A Placemaking Journal
Moving Beyond “Smart Growth” to a More Holistic City Agenda
Originally published almost four years ago and every bit as relevant today.
I have spent most of the last twenty years working on an agenda grounded in, for lack of a better phrase, “smart growth.” That agenda basically holds that our regions must replace suburban sprawl with more compact forms of growth and development; that neighborhoods must be walkable and convenient; that automobile dependence must be replaced with a system of mobility choices in which the automobile is only a part. It is an environmental agenda first and foremost, but those of us who advocate it also believe it to be good for people.
The smart growth agenda was actually somewhat radical when it coalesced in the 1990s, and there are still places where it is not accepted, many more where it has not been fully implemented. But advocates can take some comfort in the fact that smart growth has become mainstream, taught by one name or another in every planning school in the country and guiding city thinking far and wide. We still have a long way to go, but central cities have stopped hollowing out; sprawl is slowing; and big cities all across the nation are thinking about light rail, streetcars, bus rapid transit, and/or better bicycling infrastructure. I feel good to have been part of these changes.
And yet: I am becoming increasingly resolved in my conviction that smart growth and smart transportation – as important as they are to the future of our communities and our planet – are not nearly enough to produce sustainable communities. They are certainly not enough if we reach beyond mere sustainability, as we should, to social equity and justice, to places that not only do less damage but actually repair and restore where damage has been done, to places of nourishment, healing, and resilience.
Moreover, there have been advances in research and best practices, particularly in fields such as green infrastructure and green building, that have arisen since the smart growth agenda was formulated and that the movement has never fully assimilated. That’s a shame: new development that doesn’t take advantage of these practices isn’t “smart”; it’s dumb. (I’ve written about these issues before, of course, most recently in my book People Habitat, in which I argue that smart growth will become passé if it doesn’t evolve.)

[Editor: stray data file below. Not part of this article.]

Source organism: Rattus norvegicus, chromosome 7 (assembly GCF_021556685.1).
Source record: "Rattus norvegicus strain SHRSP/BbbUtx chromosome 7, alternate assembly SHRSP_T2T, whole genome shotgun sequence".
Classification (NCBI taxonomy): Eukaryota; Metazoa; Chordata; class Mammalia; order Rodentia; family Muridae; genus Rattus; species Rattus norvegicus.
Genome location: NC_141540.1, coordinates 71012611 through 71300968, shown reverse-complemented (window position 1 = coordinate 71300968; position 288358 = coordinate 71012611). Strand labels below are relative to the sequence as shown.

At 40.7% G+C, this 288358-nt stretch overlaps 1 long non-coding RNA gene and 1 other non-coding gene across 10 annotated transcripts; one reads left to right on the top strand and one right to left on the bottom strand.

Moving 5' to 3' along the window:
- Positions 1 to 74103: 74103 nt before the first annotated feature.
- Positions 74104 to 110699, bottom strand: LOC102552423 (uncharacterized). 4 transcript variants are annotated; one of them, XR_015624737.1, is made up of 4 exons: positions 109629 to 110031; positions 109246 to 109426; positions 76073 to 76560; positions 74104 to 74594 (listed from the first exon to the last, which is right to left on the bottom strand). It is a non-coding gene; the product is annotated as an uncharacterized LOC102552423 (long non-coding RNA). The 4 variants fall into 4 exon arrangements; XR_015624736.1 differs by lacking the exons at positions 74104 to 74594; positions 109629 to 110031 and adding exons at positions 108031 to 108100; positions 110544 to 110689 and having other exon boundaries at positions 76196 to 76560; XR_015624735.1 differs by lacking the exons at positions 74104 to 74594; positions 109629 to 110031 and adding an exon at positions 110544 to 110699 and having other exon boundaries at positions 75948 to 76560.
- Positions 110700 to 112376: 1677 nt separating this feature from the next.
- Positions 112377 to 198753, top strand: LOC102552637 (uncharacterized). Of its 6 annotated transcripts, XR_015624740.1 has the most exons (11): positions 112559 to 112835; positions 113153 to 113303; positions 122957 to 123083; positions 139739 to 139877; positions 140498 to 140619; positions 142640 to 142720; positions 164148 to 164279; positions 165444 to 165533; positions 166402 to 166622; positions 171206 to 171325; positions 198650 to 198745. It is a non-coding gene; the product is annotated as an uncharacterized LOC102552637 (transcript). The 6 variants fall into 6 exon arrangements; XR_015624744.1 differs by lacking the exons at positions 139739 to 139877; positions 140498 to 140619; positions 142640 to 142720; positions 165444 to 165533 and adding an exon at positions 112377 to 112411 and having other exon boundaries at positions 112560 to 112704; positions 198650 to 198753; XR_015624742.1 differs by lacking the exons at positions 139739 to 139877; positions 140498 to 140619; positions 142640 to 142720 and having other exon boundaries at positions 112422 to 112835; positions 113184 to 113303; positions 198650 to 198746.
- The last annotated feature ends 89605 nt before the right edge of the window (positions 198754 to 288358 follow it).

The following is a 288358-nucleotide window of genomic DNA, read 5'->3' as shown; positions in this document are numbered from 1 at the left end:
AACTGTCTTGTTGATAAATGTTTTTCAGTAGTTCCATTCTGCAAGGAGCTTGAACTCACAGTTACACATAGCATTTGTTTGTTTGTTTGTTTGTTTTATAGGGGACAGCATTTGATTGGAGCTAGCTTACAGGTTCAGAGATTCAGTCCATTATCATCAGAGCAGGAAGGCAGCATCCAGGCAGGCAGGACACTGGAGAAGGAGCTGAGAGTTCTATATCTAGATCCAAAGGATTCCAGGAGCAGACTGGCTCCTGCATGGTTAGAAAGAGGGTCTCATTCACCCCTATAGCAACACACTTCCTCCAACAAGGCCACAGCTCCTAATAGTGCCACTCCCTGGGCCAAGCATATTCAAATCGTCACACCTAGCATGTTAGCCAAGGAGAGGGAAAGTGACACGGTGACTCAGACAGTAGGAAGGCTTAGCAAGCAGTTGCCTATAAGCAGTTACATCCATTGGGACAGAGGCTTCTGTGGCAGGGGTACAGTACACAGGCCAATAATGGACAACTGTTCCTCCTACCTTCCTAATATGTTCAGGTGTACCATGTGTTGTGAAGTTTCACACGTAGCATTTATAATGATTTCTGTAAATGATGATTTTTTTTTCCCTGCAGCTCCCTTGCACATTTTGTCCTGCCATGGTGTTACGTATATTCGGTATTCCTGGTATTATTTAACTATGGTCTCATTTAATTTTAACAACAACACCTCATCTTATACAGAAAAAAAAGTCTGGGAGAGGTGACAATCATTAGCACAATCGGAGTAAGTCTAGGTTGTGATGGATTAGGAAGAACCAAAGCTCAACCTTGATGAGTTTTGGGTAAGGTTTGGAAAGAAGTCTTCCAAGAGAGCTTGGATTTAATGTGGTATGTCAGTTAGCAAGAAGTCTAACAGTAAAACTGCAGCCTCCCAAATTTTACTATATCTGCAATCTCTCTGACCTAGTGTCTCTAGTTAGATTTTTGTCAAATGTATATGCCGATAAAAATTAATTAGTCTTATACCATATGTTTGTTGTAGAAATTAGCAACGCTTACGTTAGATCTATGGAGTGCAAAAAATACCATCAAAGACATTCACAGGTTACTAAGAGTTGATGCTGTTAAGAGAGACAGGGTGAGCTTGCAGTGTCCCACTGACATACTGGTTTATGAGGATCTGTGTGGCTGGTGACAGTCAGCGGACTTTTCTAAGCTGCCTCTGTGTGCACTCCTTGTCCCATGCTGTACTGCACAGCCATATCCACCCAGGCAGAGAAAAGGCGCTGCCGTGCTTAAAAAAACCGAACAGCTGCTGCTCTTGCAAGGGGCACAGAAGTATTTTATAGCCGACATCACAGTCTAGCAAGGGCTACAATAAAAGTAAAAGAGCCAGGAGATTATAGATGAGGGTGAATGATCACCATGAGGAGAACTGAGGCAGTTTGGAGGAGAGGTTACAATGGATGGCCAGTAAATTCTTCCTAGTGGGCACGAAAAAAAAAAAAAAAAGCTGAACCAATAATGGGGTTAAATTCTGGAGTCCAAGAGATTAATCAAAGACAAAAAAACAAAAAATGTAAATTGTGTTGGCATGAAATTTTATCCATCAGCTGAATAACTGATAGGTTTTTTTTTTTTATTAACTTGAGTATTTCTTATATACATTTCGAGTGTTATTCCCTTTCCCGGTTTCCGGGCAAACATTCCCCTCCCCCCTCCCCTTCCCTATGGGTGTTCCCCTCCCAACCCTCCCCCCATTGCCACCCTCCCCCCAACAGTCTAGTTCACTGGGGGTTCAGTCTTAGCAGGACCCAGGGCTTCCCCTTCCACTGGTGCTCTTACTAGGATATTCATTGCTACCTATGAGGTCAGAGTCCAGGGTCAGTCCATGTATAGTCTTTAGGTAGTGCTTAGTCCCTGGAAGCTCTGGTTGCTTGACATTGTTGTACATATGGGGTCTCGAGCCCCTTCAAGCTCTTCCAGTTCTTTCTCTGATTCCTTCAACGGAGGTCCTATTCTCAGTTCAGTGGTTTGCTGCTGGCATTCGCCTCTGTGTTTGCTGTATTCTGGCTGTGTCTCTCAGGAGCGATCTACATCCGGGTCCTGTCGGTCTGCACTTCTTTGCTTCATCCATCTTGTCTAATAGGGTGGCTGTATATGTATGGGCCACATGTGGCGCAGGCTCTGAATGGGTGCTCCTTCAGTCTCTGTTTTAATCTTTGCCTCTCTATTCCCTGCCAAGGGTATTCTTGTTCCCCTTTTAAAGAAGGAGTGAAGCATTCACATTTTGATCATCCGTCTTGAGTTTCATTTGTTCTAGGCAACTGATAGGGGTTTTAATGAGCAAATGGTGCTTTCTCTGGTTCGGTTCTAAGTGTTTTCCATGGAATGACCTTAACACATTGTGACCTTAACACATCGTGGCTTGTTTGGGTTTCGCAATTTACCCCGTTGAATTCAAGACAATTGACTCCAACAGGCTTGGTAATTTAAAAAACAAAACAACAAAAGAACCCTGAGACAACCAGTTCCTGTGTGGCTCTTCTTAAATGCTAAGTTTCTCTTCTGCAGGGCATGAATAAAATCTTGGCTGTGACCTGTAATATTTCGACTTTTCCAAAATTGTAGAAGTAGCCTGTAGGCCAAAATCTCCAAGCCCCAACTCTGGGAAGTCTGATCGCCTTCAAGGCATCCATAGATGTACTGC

I say that it is time to become more ambitious and holistic in our thinking about cities, towns and neighborhoods. In the interest of being provocative and starting a conversation, I propose a list of ten questions that every community should ask in order to identify ways to improve. These questions embrace smart growth, to be sure, but they don’t stop there. Here they are:
- Are neighborhoods fully hospitable to residents with a range of incomes, ages and abilities? I put this one first both because I believe it has been a weakness of smart growth – gentrification is a tough nut to crack, but that doesn’t make it less troubling – and because in some ways it is the most important. As I wrote in my book (and I promise this will be the last shameless plug in this article): if our solutions don’t work for people, they will never work for the planet.
- Does the community respect nature, integrating natural areas and systems into regional planning and neighborhood design? This has been another weakness of the smart growth agenda; in its enthusiasm for hardscape urbanism and downtown infill, it too often has ignored our innate need for living nature. To be sure, integrating nature into a highly urban neighborhood requires considerable thought and effort. But it is critical if we want our cities to be living ecosystems that people want to live in.